We are close to celebrating a decade since the Transport Committee said that. What we want is a Bill that will create a new system, such as the one suggested in this Bill, under which local authorities would be able to apply for exemptions from pavement parking bans on a street-by-street basis rather than applying to prohibit parking in specific areas.
This is already the experience in London for the 32 London boroughs and the City of London, which has had a general prohibition on pavement parking since 1974. I understand that pavement parking is also banned in Exeter through a byelaw, but the use of byelaws to address pavement parking is, I am advised, no longer approved. The fact that pavement parking bans have worked in these areas is an encouraging sign that a ban could work on a national scale, ending the regional disparity and the “patchwork approach” mentioned by the Transport Select Committee.
We recognise that the implications of the Bill need to be gone through with a fine-toothed comb, and we need to acknowledge that with different issues in different part of the country, a one-size-fits-all approach would probably not be appropriate. That is why we would need assurances that the process to exempt locations will be far less complex than the current process of issuing a traffic regulation order, and that all options for change, including reforms to an opt-in system, will be properly considered.
We must ensure that local authorities will not be saddled with unnecessary financial and administrative burdens. Historic cities struggle with modern volumes of traffic, as we have heard. In my city of Cambridge and others such as Oxford and Durham, large numbers of narrow streets could necessitate numerous exemptions from a ban on pavement parking. We would need to know that the process would not create a bureaucratic nightmare. Perhaps in such places councils could apply for larger areas to be exempt from a pavement parking ban, circumventing the tedium and cost of a street-by-street approach.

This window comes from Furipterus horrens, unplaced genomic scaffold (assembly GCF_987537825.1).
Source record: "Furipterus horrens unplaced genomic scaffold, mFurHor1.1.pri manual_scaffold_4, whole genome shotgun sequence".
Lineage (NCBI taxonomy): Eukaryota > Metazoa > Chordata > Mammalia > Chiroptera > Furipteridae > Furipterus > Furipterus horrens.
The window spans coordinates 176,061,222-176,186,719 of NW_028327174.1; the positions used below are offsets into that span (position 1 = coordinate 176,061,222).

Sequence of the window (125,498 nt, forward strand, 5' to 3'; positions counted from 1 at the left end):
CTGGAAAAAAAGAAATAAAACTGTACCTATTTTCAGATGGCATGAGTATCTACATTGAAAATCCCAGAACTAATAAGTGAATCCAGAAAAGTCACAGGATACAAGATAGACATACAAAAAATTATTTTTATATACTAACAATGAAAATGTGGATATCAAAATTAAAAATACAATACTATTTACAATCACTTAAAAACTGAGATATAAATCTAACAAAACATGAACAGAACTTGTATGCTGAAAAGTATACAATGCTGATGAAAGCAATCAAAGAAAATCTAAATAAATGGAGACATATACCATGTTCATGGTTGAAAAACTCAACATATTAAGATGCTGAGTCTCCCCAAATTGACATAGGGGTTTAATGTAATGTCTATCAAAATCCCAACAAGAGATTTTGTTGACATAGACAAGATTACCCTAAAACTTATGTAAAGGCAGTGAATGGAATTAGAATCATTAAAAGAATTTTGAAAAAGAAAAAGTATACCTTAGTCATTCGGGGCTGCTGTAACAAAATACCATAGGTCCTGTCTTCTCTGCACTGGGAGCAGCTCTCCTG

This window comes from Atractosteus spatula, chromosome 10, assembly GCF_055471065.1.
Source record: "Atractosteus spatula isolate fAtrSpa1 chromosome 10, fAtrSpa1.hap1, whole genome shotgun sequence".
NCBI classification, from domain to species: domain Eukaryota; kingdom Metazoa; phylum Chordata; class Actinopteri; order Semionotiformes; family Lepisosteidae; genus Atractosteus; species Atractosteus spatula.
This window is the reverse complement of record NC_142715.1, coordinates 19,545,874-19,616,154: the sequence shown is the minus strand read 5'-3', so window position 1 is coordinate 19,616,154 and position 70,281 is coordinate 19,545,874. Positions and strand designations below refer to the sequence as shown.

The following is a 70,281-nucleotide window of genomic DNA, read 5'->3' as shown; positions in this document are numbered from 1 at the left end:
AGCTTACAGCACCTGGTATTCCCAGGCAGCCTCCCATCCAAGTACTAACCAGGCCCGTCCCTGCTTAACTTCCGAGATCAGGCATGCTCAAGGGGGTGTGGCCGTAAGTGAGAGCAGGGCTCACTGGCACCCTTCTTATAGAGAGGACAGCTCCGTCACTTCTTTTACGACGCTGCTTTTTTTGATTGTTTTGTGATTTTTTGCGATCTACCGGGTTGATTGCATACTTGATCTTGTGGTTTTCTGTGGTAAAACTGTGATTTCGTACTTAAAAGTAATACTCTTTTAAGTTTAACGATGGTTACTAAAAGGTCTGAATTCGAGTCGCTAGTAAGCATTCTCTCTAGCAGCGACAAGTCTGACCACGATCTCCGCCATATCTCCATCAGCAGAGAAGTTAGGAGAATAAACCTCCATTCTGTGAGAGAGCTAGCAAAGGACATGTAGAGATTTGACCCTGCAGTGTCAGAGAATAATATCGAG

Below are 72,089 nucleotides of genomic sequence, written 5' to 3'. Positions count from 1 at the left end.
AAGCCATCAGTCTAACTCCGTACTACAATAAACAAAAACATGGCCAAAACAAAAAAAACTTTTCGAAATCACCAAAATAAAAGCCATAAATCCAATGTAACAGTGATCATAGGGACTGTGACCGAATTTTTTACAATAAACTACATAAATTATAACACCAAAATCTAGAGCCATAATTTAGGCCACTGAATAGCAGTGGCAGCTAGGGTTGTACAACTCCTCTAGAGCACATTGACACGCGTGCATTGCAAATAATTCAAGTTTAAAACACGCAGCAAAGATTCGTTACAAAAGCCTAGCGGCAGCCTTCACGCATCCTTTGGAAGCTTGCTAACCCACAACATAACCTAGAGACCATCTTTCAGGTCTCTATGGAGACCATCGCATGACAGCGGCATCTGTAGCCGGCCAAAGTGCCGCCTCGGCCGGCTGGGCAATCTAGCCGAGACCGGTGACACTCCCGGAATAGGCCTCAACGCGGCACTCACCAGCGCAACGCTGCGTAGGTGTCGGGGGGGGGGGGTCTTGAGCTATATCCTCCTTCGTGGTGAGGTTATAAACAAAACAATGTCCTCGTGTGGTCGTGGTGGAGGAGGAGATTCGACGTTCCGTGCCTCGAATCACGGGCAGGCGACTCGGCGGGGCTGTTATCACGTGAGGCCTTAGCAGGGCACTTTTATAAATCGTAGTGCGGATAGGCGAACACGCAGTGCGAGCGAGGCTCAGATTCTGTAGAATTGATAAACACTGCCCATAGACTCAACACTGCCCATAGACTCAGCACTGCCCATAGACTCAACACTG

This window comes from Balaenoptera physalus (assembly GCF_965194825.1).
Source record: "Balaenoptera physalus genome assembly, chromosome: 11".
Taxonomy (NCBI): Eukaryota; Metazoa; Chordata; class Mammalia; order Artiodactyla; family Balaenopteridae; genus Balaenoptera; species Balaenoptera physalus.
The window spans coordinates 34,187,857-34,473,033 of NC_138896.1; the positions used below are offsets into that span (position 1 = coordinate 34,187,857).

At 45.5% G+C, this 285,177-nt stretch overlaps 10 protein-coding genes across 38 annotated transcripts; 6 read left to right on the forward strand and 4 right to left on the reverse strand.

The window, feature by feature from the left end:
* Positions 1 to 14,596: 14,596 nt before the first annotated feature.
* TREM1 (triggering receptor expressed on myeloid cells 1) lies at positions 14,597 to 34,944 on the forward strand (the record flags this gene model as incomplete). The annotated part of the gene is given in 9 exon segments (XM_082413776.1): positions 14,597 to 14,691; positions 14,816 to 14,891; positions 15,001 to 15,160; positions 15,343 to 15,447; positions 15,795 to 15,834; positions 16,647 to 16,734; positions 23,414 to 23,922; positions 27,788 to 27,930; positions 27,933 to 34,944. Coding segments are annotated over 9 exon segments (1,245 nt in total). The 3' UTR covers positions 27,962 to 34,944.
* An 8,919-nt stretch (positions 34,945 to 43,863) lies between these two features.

Clause 3 makes reference to “a fair increase” in the level of fines that local authorities could levy, subject to a consultation led by the Secretary of State. This is certainly a concern for the Opposition. We do not want to see drivers unfairly penalised. If the Bill is to be considered further, this point must be addressed.
In conclusion, we all recognise a need for far greater clarity and that the issues surrounding pavement parking should not continue to be shunted aside. I am very pleased that the hon. Member for North Dorset has brought forward the Bill, and we want to ensure that progress is made on the issue. Although we are slightly disappointed that the Government have chosen not to support the Bill proceeding further, we welcome the fact that there will be further discussions. We hope that we ultimately end up with legislation that will help local authorities to make decisions about parking more simply, with reduced costs, and that we will be able to protect vulnerable pedestrians and all those who use our roads and pavements in our country.
I commend my hon. Friend the Member for North Dorset (Simon Hoare) for the way in which he introduced his Bill, and for his clear concern for the safety and free movement of pedestrians. Having tried and failed to encourage a Patterdale terrier to walk to heel, I was very pleased to hear that he had had more success with his own children.
Disabled people, older people, and people with young children in pushchairs are particularly concerned about this issue, but the House should be in no doubt that I share his concern for the well-being of all pedestrians. I have been out and about in Scarborough wearing blacked-out glasses and observed some of the problems caused by, in particular, restaurants putting tables on the pavement. That is a perennial problem.
It is clear from what was said by the hon. Member for Cambridge (Daniel Zeichner) that a number of complications would need to be ironed out before the Government could act, and given that many local authorities are under the control of his party, and other parties, I think it important for us to encourage authorities to engage fully.